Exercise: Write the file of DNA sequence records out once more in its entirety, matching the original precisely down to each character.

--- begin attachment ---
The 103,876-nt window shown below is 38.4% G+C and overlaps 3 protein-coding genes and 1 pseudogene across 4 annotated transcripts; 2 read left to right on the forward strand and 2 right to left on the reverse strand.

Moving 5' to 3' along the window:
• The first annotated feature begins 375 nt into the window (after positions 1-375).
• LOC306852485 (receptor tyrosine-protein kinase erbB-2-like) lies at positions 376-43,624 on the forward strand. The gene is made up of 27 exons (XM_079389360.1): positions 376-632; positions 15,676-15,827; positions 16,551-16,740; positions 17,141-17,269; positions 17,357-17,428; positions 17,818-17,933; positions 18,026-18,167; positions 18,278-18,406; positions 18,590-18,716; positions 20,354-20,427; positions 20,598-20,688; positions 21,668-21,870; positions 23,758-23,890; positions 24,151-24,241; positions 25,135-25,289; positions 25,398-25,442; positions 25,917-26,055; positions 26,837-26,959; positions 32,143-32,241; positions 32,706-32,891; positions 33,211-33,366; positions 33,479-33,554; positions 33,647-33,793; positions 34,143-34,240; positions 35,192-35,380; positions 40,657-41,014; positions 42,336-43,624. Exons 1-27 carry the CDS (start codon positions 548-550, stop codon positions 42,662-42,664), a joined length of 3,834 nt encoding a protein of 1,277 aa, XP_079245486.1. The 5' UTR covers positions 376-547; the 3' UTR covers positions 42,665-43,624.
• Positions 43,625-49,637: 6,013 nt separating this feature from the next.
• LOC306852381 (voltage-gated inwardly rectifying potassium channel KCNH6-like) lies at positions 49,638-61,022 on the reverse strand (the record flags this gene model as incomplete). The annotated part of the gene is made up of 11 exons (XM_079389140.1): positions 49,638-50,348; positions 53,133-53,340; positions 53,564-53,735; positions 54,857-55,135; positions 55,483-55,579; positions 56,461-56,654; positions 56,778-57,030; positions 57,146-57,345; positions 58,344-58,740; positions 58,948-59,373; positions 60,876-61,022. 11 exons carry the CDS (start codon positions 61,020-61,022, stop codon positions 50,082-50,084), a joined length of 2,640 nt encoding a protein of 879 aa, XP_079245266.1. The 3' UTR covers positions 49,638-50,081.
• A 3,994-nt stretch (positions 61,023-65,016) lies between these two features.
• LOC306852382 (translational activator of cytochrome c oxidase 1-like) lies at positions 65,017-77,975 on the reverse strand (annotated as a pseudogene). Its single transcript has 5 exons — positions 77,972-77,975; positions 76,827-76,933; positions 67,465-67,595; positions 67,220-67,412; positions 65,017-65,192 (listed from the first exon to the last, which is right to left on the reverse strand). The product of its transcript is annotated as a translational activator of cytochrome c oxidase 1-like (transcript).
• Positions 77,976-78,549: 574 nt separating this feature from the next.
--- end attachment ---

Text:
The 103,876-nt window shown below is 38.4% G+C and overlaps 3 protein-coding genes and 1 pseudogene across 4 annotated transcripts; 2 read left to right on the forward strand and 2 right to left on the reverse strand.

Moving 5' to 3' along the window:
• The first annotated feature begins 375 nt into the window (after positions 1-375).
• LOC306852485 (receptor tyrosine-protein kinase erbB-2-like) lies at positions 376-43,624 on the forward strand. The gene is made up of 27 exons (XM_079389360.1): positions 376-632; positions 15,676-15,827; positions 16,551-16,740; positions 17,141-17,269; positions 17,357-17,428; positions 17,818-17,933; positions 18,026-18,167; positions 18,278-18,406; positions 18,590-18,716; positions 20,354-20,427; positions 20,598-20,688; positions 21,668-21,870; positions 23,758-23,890; positions 24,151-24,241; positions 25,135-25,289; positions 25,398-25,442; positions 25,917-26,055; positions 26,837-26,959; positions 32,143-32,241; positions 32,706-32,891; positions 33,211-33,366; positions 33,479-33,554; positions 33,647-33,793; positions 34,143-34,240; positions 35,192-35,380; positions 40,657-41,014; positions 42,336-43,624. Exons 1-27 carry the CDS (start codon positions 548-550, stop codon positions 42,662-42,664), a joined length of 3,834 nt encoding a protein of 1,277 aa, XP_079245486.1. The 5' UTR covers positions 376-547; the 3' UTR covers positions 42,665-43,624.
• Positions 43,625-49,637: 6,013 nt separating this feature from the next.
• LOC306852381 (voltage-gated inwardly rectifying potassium channel KCNH6-like) lies at positions 49,638-61,022 on the reverse strand (the record flags this gene model as incomplete). The annotated part of the gene is made up of 11 exons (XM_079389140.1): positions 49,638-50,348; positions 53,133-53,340; positions 53,564-53,735; positions 54,857-55,135; positions 55,483-55,579; positions 56,461-56,654; positions 56,778-57,030; positions 57,146-57,345; positions 58,344-58,740; positions 58,948-59,373; positions 60,876-61,022. 11 exons carry the CDS (start codon positions 61,020-61,022, stop codon positions 50,082-50,084), a joined length of 2,640 nt encoding a protein of 879 aa, XP_079245266.1. The 3' UTR covers positions 49,638-50,081.
• A 3,994-nt stretch (positions 61,023-65,016) lies between these two features.
• LOC306852382 (translational activator of cytochrome c oxidase 1-like) lies at positions 65,017-77,975 on the reverse strand (annotated as a pseudogene). Its single transcript has 5 exons — positions 77,972-77,975; positions 76,827-76,933; positions 67,465-67,595; positions 67,220-67,412; positions 65,017-65,192 (listed from the first exon to the last, which is right to left on the reverse strand). The product of its transcript is annotated as a translational activator of cytochrome c oxidase 1-like (transcript).
• Positions 77,976-78,549: 574 nt separating this feature from the next.